And that was also my problem, which I've decided to avoid now.
+<h2>David and Goliath</h2>
+The Israelites and the Philistines schedule a large battle. The philistines
+have far superior equipment with armors made out of cast iron, which the
+Israelites don't have. Eventually, Goliath, a tall Philistine giant, steps
+forward and asks for an Israelite man worthy enough to fight him and determine
+the fate of the battle (something quite common in the Near East). The
+Israelites seem like they will lose the battle.
+Out of nowhere, a young Israeli boy whom hardly anyone knew about steps forward
+with a sling and a few pebbles. Goliath thinks this is ridiculous and ridicules
+him. However, the boy quickly puts a pebble in his sling, and after rotating
+it to achieve a very large velocity (not unusual with slings) hurls it with
+great accuracy (also not unusual, because shepherds in the Near East
+effectively used slings to kill lions and other predators to their flock)
+into Goliath's face, which was uncovered to allow him to see. Even if Goliath's
+shield bearer wanted, he could not have lifted the huge shield in time, and
+Goliath was completely not agile in his suit and armor. The sling's rock
+smashes Goliath brain, and he falls to the ground dead. The Israelites have
+The Boy's name was David.
+Why do I think it's important here? Because David was a hacker (see
+<a href="http://www.paulgraham.com/gba.html">Paul Graham’s
+ “The Word ‘Hacker’”</a>) - he knew the rules, and played by them,
+but knew how to bend them and violate them to earn his victory. There
+were many other hackers since, and there are a lot of them today even if
+some of them think that “hackers” only mean no goodnick and malevolent computer
+intruders. Hackers come in all shapes and sizes - and many of them (including
+Ayn Rand and Jennifer Lawrence) are female.
+Was David Jewish and Goliath a Philistine? Did the battle actually happen in
+its form? What really happened to David next? In a true open source fashion,
+the peoples of the Near East gladly borrowed legends and memes from other
+people and improved them, or adapted them to their whims. This is similar to
+how we now create fan fiction (of Star Trek and many other franchises) by
+the droves, or even mix and match many myths - both old and new - or
+share and build upon Chuck Norris facts and similar facts - or whatever. (Only
+now it's in much greater speed and capacity).
+<h2>The Machines That Can Give You Questions</h2>
+Back when <a href="http://en.wikiquote.org/wiki/Pablo_Picasso">Pablo Picasso</a>
+asked for commenting about computers, he said
+“But they are useless. They can only give you answers.” and in a sense he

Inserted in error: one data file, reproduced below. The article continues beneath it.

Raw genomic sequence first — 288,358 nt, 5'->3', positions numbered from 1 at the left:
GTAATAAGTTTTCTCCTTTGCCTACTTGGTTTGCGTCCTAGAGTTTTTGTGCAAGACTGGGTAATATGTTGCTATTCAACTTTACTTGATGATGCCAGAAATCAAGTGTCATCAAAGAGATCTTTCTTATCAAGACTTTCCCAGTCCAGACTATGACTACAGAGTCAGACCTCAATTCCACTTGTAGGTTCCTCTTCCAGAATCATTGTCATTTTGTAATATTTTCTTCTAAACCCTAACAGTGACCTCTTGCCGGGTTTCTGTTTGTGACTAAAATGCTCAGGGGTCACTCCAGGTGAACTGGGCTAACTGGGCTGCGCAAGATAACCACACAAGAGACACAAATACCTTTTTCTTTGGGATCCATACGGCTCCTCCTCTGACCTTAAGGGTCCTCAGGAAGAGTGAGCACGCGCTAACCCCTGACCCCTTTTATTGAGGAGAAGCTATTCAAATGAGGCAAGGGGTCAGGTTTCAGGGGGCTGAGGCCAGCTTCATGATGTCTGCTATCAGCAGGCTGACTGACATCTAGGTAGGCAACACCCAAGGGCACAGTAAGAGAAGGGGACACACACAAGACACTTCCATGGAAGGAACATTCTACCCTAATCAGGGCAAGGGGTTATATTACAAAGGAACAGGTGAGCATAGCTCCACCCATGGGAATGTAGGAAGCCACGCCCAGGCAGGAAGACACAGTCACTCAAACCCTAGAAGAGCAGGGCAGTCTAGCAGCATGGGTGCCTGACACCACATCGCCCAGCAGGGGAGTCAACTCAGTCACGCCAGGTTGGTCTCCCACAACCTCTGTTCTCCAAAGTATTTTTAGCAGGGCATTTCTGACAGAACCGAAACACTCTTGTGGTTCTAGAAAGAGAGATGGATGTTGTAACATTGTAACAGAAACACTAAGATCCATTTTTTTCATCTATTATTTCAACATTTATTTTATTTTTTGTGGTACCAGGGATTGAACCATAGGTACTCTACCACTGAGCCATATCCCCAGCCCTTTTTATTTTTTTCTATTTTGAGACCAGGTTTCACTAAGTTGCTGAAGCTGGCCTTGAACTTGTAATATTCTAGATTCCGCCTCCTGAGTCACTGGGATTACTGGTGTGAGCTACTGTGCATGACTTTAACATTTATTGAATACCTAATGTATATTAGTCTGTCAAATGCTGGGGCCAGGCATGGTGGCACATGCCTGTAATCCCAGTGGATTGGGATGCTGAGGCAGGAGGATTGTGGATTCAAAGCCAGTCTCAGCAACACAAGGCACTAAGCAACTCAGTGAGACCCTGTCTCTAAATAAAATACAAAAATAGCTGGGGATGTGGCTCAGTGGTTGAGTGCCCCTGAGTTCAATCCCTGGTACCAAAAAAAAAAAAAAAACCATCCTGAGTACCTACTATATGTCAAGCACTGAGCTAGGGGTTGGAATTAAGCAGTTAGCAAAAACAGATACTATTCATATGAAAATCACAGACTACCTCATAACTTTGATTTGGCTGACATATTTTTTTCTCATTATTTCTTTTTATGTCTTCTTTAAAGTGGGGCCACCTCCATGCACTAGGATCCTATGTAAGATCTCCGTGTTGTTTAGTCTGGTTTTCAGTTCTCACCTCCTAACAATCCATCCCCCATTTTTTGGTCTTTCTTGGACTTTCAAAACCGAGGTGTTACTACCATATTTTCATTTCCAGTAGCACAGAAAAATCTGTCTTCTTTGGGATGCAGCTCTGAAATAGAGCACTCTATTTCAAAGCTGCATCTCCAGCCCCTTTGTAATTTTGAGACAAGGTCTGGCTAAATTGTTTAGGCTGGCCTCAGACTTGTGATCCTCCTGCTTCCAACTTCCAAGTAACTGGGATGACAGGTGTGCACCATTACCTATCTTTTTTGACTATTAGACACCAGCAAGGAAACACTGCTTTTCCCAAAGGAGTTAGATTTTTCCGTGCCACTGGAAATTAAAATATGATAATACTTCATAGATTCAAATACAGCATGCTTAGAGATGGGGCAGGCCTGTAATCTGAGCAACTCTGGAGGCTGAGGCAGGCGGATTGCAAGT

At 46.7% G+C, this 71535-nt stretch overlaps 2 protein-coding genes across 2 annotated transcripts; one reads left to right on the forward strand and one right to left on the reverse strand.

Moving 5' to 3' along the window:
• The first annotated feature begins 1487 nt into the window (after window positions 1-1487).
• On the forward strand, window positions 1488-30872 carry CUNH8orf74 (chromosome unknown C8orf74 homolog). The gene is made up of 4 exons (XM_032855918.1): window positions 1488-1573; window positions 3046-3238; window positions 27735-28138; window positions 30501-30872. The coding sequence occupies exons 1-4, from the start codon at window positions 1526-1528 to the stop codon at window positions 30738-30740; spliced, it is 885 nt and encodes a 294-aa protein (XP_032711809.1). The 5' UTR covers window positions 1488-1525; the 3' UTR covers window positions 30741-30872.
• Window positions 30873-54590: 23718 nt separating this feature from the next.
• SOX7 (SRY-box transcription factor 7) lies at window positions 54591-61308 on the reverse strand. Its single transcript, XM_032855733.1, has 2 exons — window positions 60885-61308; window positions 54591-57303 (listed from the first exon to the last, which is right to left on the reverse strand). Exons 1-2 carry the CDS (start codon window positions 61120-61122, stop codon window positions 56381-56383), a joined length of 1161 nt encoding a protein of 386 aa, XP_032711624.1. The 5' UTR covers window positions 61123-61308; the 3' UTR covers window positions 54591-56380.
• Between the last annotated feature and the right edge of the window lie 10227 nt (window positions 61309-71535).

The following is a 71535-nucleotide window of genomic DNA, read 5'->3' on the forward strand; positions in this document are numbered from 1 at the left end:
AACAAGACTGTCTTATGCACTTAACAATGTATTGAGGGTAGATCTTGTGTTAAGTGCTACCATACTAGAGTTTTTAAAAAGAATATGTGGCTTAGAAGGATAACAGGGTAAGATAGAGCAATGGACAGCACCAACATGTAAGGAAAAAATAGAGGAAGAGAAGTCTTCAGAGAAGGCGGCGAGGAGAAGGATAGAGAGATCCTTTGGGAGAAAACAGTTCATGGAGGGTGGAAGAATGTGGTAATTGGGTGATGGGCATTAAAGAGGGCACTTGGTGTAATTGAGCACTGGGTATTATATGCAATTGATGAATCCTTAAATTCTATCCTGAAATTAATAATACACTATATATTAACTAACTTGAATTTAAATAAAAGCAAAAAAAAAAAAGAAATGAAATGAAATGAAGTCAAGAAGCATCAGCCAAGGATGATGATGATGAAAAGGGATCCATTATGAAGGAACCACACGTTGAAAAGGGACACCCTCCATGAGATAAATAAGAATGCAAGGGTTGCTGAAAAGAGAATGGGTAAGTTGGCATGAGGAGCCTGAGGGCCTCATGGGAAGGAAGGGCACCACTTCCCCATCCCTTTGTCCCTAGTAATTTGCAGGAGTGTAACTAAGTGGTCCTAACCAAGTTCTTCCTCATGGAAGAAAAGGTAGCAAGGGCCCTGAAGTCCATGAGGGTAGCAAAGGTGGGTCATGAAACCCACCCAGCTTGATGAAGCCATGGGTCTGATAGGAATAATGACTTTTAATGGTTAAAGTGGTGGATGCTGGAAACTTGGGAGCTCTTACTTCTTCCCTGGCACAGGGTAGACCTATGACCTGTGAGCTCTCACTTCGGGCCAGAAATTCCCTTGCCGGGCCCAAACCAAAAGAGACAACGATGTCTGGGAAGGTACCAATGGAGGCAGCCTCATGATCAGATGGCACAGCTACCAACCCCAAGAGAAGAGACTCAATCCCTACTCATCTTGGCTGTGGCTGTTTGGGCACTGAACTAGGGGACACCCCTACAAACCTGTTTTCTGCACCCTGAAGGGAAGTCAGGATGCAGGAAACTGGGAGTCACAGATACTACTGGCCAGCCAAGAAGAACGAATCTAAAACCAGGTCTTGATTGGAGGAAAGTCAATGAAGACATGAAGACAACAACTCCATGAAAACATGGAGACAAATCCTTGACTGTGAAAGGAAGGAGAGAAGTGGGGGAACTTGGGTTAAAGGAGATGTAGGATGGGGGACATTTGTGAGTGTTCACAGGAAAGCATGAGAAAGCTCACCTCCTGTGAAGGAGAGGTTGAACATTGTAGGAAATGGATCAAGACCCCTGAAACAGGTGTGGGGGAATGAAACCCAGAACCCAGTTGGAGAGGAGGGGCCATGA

+was right, because most computers at his time were used for one-off (and
+time-consuming) calculations and simulations. But there was another use of
+computers that was still in its infancy then and unknown: computer networking.
+But as technology improved, it became more and more powerful and pervasive.
+The 1986 film <a href="http://en.wikipedia.org/wiki/Jumpin%27_Jack_Flash_%28film%29"><i>Jumpin'
+ Jack Flash</i></a> Starring Whoopi Goldberg (which I highly enjoyed
+exemplified the power of early computer communications, though it was
+still in its infancy. The early popular Internet around the late 90s, with
+the so-called <a href="http://en.wikipedia.org/wiki/Web_1.0">“Web 1.0”</a>
+was a hodgepodge of static web sites (often at Geo Cities), lots of useless or
+incomplete information, search engines that were still not very good, and
+naturally, lots of fan pages of Buffy and Sarah Michelle Gellar (who was the
+Jennifer Lawrence of the time).
+If you wanted an interactive many-to-many discussion, you had to use Usenet,
+or mailing lists, or Internet Relay Chat (IRC), or Slashdot, or whatever.
+web forums and blogs became popular, search engines (most notably Google)
+became better, and, later on, we've seen the rise of web-based social networks
+such as Facebook, Twitter or Google Plus, which provide a more integrated
+and quicker to do experience.
+That does not mean that all the old Internet mediums are dying - mailing lists
+, IRC, and even some Web 1.0 sites (including my own) are still alive and
+kicking, and people now are increasingly using Jabber/XMPP/GTalk/GChat.
+Anyway, because computer networking allows humans to communicate with
+other humans, they can provide you with questions. Lots and lots of questions.